How mid-size businesses can adopt a growth mindset in uncertain times

- July 13, 2022 5 MIN READ

Uncertainty brings challenges – but for the ambitious, this can also create opportunity for growth writes Kim Clarke, General Manager – Enterprise, MYOB.

At the start of the new financial year, the economic outlook is far from rosy. Interest rates and inflation are on the rise as we enter a new chapter in Australia’s post-pandemic story.

And businesses are feeling it.

Our recent MYOB Business Monitor (June 2022) found that across the small to medium enterprise (SME) cohort, mid-sized businesses with 20-199 employees are feeling less confident about the economy than small businesses (0-19 FTE). However, despite lower economic confidence, 44 per cent of mid-sized businesses believe they’ll see an increase in their business’ revenue in the year ahead – six percentage points higher than the national SME average of 38 per cent.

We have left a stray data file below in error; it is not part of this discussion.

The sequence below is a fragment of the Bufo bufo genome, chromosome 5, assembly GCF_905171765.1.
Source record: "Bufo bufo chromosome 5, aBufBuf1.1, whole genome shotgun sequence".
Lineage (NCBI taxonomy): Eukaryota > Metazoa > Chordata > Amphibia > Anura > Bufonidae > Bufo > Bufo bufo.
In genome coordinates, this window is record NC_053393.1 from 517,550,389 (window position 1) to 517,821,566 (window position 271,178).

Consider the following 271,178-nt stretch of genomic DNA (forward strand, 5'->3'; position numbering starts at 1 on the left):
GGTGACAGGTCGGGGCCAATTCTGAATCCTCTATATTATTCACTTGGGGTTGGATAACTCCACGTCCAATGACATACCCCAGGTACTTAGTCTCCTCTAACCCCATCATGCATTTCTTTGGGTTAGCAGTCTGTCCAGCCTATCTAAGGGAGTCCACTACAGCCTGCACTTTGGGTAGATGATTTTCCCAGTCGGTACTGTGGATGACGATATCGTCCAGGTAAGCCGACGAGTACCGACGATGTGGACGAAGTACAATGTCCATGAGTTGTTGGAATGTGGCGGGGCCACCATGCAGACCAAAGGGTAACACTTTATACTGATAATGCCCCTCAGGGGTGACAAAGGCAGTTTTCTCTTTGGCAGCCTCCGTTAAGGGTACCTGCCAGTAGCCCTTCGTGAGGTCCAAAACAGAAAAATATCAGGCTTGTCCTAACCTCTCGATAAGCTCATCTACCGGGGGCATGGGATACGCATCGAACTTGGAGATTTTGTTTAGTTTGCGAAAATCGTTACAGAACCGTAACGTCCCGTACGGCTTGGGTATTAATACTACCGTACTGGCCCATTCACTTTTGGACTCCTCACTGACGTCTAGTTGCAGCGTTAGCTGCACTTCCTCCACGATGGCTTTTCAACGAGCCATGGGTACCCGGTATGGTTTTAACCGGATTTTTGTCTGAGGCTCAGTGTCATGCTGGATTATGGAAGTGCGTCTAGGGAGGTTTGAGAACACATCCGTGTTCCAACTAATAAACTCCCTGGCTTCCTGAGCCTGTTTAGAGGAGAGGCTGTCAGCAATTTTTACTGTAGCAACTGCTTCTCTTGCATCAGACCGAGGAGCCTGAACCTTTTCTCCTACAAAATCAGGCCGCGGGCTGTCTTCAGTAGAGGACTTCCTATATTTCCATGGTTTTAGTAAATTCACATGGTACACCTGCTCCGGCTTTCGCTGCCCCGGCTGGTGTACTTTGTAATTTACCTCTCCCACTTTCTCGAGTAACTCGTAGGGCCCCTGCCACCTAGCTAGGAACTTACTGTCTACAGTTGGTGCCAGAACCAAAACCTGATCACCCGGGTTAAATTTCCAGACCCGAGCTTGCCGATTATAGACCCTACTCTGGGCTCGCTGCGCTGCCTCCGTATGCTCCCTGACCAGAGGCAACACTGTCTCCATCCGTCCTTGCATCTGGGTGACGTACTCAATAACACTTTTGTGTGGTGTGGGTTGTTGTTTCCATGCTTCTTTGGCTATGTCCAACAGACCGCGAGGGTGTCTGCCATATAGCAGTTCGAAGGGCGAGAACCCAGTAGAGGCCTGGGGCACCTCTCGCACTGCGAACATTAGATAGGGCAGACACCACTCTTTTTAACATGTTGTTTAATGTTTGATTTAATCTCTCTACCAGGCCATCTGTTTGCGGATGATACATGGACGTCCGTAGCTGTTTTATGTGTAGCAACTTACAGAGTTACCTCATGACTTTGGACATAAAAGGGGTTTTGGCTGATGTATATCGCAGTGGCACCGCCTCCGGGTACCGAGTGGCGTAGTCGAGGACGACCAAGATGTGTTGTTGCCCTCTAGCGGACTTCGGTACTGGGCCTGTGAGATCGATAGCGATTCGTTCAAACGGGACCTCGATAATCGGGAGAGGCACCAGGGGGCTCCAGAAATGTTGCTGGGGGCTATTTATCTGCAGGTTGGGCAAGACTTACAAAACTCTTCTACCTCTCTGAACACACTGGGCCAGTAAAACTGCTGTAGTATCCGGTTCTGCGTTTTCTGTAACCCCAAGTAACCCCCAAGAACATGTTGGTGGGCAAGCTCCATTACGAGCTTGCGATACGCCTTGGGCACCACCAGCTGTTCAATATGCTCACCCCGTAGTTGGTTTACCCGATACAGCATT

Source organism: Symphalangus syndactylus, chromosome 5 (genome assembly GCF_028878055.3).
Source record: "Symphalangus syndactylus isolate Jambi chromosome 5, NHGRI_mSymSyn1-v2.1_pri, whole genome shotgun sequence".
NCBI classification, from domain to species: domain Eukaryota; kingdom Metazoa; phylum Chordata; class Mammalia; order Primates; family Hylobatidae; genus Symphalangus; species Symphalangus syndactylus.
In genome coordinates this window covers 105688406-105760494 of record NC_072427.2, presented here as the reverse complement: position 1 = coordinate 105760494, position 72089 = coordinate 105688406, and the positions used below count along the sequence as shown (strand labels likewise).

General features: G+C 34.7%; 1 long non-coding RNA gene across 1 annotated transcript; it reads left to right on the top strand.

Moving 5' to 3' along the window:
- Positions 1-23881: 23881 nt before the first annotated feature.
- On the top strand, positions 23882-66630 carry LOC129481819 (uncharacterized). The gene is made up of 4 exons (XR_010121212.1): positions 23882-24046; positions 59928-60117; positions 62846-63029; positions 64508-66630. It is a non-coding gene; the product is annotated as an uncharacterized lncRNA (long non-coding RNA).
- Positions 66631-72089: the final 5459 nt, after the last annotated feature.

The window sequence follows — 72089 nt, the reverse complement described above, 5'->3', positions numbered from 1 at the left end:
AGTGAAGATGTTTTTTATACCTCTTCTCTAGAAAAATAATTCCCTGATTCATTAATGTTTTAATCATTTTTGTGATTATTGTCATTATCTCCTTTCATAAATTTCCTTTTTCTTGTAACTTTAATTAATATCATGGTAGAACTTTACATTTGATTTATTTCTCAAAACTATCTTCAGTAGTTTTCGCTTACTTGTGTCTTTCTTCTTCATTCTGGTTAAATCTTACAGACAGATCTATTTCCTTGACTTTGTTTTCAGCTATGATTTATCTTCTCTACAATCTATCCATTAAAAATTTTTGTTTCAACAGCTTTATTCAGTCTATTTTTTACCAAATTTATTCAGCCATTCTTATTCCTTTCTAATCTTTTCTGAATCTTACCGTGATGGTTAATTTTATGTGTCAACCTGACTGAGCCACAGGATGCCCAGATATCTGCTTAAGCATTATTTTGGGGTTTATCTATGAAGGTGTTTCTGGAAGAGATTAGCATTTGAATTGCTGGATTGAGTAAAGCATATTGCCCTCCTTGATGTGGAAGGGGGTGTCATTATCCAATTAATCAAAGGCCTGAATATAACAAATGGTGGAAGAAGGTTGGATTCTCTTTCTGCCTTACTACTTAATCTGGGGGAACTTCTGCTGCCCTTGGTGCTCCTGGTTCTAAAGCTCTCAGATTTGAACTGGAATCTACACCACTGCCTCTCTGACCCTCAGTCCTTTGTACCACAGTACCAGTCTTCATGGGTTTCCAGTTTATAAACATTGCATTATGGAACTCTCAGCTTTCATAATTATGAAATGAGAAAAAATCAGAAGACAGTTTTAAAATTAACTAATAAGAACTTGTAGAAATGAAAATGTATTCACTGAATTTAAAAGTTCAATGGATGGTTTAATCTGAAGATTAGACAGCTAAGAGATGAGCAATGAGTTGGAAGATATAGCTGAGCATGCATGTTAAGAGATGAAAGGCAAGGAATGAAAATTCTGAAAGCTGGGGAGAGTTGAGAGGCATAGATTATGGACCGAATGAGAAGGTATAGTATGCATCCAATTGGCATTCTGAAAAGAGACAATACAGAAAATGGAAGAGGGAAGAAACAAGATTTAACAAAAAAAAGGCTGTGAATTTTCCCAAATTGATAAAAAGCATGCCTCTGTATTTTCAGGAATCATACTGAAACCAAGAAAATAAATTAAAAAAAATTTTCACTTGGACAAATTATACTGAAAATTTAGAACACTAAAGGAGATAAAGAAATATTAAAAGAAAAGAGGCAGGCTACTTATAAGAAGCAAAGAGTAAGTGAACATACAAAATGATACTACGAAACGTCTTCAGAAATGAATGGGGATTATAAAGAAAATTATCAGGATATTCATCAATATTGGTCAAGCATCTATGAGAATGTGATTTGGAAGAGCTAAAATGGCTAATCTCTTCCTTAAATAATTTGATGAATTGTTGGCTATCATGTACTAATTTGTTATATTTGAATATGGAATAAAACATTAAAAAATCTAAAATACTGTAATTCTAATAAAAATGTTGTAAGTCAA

They plan to secure and sustain that growth by investing in the systems or operational changes that will help them get there. Top business areas likely to see this investment are IT systems and processes, increasing prices and margins on products and/or services, and the amount they pay employees.

In all, despite the uncertainty and current talk of a bear market, ambitious mid-sized businesses are investing in and setting themselves up for growth in this new economic reality.

An ambitious economy

Past experience tells us that sometimes the best business opportunities or ideas come in the face of challenging times.

Just as mid-sized businesses are getting ready to boost their resilience and competitive edge through targeted investments, we are hearing a similar narrative from the new federal government seeking to take considered steps to strengthen the country’s economy.

And what is fuelling this forward-leaning optimism? Well, despite the economic ‘doom and gloom’ that surrounds us, it’s important to remember that Australia’s economy is still within the world’s top 15[1] – we’re faring comparatively better than many other countries. The challenge now is to make sure we do something with this advantage.